In the U.S., we’re working at all levels to halt fossil fuel expansion and align government policies with science and justice.
OVERVIEW OF WORK
In the United States, Oil Change is bringing mobilization, research, policy, and communications support to bear at the federal, state, and local levels to stop fossil fuel infrastructure projects and keep oil, gas, and coal in the ground. In partnership with grassroots movements, allies, and coalitions, Oil Change is working to end U.S. government subsidies and finance propping up the fossil fuel industry, and fighting for aggressive regulation of the private financial industry to end fossil finance.
Oil Change also works to support frontline communities confronting fossil fuel infrastructure across the North American continent. We prioritize supporting Indigenous and frontline voices, including working in partnership with local Indigenous groups as well as national and international coalitions.
LATEST PROGRAM POSTS
Today I’m risking arrest as a part of the People vs Fossil Fuels week of action in Washington, D.C. The climate emergency is here and we know fossil fuels are the cause.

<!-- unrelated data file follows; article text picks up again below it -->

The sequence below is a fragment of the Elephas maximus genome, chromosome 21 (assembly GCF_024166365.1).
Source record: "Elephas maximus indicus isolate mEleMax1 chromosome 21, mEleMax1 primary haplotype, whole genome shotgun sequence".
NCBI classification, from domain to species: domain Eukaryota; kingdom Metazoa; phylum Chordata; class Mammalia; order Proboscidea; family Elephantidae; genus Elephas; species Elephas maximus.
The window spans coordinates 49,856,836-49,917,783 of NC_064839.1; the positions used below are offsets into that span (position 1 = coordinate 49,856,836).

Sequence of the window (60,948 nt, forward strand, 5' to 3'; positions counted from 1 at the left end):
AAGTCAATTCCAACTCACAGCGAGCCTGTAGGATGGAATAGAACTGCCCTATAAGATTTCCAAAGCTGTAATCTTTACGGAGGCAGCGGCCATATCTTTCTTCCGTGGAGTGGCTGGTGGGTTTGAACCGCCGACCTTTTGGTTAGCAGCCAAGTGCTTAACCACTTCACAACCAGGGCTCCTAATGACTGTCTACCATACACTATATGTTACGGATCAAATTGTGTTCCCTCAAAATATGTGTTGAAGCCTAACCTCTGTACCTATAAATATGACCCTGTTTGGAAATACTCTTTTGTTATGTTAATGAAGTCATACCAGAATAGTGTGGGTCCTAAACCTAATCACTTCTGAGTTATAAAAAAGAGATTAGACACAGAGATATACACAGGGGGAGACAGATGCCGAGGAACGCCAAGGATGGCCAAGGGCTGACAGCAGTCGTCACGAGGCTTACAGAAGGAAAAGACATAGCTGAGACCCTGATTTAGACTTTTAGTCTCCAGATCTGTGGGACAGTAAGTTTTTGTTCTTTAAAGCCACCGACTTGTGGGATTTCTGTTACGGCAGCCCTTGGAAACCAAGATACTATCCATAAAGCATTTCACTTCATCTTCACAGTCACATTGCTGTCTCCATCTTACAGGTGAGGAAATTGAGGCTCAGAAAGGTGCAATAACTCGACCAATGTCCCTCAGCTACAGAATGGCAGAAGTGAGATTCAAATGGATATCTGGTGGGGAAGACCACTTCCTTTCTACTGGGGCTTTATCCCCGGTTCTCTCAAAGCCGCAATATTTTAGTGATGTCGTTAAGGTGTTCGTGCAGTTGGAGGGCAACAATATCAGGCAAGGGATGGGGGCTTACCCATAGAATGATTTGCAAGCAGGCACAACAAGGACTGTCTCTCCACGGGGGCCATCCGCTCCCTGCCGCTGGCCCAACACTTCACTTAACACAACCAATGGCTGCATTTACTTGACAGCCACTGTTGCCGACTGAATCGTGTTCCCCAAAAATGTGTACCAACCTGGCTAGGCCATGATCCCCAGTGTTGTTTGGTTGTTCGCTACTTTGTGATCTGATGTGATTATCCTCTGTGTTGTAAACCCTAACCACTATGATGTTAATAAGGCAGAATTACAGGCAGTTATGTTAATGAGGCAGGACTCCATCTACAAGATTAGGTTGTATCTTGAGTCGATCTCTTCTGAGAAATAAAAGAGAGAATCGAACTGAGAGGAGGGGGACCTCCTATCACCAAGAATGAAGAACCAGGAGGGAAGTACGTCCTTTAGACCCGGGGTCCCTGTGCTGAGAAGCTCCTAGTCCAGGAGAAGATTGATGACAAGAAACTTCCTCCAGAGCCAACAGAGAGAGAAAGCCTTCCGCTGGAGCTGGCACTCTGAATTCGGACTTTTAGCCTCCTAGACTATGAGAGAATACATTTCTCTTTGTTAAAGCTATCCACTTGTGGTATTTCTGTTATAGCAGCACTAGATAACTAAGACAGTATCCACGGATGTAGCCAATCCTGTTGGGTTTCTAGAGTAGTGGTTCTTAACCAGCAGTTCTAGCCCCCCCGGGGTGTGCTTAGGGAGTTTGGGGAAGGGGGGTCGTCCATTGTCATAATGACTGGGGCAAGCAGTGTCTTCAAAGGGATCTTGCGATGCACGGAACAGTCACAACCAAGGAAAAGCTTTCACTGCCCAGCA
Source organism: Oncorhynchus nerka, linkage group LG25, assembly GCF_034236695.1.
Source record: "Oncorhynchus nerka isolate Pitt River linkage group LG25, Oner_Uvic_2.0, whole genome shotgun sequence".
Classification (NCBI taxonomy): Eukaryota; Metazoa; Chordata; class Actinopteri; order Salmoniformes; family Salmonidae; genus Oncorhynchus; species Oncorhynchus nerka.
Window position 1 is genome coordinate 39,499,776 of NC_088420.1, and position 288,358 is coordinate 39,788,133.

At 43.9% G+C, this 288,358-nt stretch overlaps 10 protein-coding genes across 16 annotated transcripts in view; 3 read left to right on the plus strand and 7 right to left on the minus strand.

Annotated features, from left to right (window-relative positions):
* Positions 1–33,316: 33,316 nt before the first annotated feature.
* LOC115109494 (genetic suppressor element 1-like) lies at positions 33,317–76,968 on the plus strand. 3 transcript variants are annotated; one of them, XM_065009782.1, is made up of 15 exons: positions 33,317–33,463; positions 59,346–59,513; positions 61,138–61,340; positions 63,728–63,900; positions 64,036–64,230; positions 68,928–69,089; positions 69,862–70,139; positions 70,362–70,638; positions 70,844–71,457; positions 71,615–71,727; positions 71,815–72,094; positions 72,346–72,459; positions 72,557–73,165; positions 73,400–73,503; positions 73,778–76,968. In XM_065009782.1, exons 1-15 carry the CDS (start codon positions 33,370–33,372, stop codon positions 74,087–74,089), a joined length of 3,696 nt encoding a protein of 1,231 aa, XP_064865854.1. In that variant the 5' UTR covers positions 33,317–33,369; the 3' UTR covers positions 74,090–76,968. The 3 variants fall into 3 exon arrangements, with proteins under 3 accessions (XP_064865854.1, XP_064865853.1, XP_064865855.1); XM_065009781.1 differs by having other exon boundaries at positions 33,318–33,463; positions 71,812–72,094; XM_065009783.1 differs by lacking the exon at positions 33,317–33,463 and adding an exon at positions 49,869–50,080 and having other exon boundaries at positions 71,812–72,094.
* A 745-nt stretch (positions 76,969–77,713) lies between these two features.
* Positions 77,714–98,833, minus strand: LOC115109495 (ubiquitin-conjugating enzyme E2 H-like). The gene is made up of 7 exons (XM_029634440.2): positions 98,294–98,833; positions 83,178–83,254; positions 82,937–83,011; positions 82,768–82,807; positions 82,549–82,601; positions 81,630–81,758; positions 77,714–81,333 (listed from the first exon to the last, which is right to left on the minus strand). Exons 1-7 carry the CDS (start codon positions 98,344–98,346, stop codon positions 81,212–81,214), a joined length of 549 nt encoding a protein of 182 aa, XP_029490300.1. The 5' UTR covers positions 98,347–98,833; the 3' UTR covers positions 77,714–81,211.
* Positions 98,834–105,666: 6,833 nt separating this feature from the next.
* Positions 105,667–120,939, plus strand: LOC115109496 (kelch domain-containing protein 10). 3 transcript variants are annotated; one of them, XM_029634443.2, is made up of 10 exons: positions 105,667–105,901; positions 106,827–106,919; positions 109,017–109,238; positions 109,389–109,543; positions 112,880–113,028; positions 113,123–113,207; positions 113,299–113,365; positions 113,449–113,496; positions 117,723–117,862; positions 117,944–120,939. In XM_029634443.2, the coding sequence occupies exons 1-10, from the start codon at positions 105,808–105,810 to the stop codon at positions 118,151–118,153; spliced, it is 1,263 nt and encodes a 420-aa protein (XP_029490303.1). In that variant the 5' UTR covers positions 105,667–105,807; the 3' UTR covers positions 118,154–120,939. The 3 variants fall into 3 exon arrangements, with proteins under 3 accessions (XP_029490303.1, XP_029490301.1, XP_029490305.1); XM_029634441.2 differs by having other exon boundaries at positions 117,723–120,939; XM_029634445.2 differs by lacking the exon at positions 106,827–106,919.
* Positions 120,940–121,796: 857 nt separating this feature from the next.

"We urge Congress to end fossil fuel subsidies, and we expect Leader Schumer and Chairman Wyden to stand by their promises to end dirty subsidies to oil, gas, and coal," said Collin Rees of Oil Change.
The new report shows that Indigenous communities resisting the more than 20 fossil fuel projects analyzed have stopped or delayed greenhouse gas pollution equivalent to at least 25 percent of annual U.S. and Canadian emissions.
The Biden White House released a statement from National Security Advisor Jake Sullivan urging OPEC to increase oil production; Oil Change International experts responded.
LATEST PROGRAM RESEARCH
From 2010-2021, the United States' trade and development finance institutions provided nearly five times as much support to fossil fuels as to renewables — over $51.6 billion for fossils compared to just $10.9 billion for renewables.
"President Biden promised to end the leasing program entirely due to its deadly threat to the climate, but Interior's recommendations fall far short of that goal — and ring particularly hollow days after the largest lease sale in U.S. history," said Rees.
The new report finds that wealthy nations — the United States, United Kingdom, Canada, Norway, and Australia — planning to approve and subsidize new fossil fuel projects which undermines their recent claims of leadership in addressing the climate crisis.